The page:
Application approved

The application procedure can take a maximum of 3 months.

If your application is approved, you will be asked to pick up your provisional residence permit (mvv) at the Dutch consulate or embassy. Once you arrive in the Netherlands, you will be told when and where to collect your temporary residence permit. This can be an IND office or one of the Expat Centers in the Netherlands.

What happens at the end of year 1?

The residence permit for startups allows you to stay in the Netherlands and work as an entrepreneur for a maximum of 1 year. At the end of year 1, you can apply for a residence permit on a self-employed basis. Or another type of residence permit, provided you meet its conditions.

Residence permits in the Netherlands

In the Netherlands, the IND is responsible for issuing residence permits. Generally, rules and regulations vary depending on whether you are an EU or non-EU national, and on how long you are planning to stay.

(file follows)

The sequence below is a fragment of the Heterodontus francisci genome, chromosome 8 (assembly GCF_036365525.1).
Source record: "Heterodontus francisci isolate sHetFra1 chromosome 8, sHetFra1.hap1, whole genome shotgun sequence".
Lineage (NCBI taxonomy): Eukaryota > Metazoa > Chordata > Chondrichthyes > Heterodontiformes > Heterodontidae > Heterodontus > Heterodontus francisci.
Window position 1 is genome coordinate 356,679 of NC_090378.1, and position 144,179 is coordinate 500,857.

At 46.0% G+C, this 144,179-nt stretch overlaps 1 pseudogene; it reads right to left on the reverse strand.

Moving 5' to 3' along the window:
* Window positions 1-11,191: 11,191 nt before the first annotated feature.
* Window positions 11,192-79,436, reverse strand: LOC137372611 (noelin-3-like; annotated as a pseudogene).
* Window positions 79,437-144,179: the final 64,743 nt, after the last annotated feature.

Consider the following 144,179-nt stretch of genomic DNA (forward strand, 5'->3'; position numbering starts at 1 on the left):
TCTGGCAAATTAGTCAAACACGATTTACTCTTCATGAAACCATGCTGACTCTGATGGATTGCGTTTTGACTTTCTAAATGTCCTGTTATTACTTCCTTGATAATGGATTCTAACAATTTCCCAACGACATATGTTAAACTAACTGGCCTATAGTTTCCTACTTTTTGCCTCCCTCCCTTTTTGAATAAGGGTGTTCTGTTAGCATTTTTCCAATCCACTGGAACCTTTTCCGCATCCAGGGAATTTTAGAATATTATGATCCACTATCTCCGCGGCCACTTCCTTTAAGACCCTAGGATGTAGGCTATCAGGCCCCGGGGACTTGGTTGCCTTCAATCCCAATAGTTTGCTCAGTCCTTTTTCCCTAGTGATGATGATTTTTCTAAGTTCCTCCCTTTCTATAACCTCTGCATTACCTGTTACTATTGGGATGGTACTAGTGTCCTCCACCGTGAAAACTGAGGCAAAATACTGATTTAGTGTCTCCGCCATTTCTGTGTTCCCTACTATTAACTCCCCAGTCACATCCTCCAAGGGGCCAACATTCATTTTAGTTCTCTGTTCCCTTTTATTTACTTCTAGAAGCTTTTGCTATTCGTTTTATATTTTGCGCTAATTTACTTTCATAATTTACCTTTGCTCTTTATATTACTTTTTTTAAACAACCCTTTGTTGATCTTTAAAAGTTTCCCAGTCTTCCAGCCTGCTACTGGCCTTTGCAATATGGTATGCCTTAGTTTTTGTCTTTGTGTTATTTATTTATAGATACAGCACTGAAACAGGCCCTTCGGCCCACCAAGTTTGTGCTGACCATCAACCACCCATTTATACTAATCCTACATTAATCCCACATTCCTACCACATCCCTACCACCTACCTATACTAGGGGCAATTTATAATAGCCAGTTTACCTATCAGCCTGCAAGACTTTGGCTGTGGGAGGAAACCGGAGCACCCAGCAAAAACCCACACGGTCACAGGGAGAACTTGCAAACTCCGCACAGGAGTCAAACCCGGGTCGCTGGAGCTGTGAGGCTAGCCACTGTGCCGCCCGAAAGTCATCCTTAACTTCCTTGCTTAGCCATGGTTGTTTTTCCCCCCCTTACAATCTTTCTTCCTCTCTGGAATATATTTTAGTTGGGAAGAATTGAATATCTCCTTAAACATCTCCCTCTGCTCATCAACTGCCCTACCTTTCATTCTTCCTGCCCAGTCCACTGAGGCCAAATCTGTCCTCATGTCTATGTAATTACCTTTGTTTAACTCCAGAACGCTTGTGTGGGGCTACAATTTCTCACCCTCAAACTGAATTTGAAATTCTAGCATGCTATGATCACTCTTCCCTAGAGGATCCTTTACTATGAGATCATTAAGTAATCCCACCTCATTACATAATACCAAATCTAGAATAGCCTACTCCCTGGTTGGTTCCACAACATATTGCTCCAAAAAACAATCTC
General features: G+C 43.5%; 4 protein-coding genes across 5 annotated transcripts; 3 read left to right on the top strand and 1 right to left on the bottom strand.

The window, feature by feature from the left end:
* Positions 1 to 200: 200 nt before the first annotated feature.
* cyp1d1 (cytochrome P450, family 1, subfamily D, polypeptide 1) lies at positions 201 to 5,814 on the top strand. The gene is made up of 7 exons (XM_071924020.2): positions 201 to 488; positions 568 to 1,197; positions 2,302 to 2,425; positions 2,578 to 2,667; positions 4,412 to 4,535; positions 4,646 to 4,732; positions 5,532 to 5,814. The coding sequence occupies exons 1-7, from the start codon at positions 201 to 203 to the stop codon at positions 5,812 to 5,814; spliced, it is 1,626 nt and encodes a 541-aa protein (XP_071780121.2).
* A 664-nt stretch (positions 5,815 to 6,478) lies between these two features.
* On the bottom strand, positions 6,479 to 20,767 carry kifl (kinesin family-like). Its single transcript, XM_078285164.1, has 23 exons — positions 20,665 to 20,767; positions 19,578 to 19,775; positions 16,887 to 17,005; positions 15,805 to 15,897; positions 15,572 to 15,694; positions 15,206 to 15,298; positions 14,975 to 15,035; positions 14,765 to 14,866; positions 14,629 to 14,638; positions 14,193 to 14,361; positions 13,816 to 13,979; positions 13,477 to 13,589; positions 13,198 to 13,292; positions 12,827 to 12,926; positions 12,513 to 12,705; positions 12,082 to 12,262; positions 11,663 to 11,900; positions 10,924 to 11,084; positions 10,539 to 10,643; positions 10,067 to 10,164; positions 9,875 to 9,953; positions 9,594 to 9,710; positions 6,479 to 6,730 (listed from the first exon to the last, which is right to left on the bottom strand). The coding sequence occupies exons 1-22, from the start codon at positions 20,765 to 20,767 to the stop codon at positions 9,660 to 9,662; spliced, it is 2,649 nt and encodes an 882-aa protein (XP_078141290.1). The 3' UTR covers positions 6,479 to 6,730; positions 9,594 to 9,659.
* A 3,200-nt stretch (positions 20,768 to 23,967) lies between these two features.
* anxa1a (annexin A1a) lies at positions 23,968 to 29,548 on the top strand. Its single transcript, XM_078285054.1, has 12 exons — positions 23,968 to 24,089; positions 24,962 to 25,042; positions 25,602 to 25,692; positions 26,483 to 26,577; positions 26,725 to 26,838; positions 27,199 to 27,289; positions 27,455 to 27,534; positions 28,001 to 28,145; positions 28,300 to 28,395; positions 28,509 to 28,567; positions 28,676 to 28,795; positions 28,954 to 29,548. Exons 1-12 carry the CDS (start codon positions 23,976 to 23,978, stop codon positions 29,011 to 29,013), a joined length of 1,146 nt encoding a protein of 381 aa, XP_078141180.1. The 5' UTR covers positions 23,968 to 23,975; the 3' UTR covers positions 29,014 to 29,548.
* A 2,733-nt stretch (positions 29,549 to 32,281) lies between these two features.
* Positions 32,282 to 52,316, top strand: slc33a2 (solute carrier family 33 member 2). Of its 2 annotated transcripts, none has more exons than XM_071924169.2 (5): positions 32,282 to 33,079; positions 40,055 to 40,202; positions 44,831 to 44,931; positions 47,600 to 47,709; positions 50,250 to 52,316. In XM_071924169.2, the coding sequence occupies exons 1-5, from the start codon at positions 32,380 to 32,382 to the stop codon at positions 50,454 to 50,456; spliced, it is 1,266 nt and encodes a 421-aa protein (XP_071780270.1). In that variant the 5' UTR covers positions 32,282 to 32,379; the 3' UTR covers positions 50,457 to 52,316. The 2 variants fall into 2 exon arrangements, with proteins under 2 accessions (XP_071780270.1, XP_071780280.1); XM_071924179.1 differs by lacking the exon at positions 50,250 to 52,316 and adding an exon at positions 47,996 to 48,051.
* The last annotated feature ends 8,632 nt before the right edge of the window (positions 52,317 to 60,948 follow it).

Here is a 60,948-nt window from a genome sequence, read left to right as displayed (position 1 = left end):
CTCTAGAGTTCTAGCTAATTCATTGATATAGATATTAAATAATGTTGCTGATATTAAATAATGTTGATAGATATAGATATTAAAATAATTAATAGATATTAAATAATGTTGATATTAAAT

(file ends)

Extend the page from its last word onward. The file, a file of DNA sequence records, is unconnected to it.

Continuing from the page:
If you do not have EU, EEA, or Swiss nationality, and are coming to the Netherlands to live here and work as an entrepreneur, you will need a residence permit. Depending on your country of origin, you may need to apply for a provisional residence permit and a temporary residence permit. Use the ‘Coming to the Netherlands as an entrepreneur’ tool to find out what applies to your situation.

You may also need a residence permit if you come to the Netherlands as an employee. Your employer will have to apply to the Employee Insurance Agency's (UWV) work placement branch for a work permit. A one-stop shop procedure allows you to apply for a single permit. This is a work permit and a residence permit in one.


You need to have a residence permit to register your business at the Chamber of Commerce KVK. See step 1:

Registering your company, step 1 and 2Registering your company, step 1 and 2

Questions relating to this article?

Please contact the Netherlands Enterprise Agency, RVO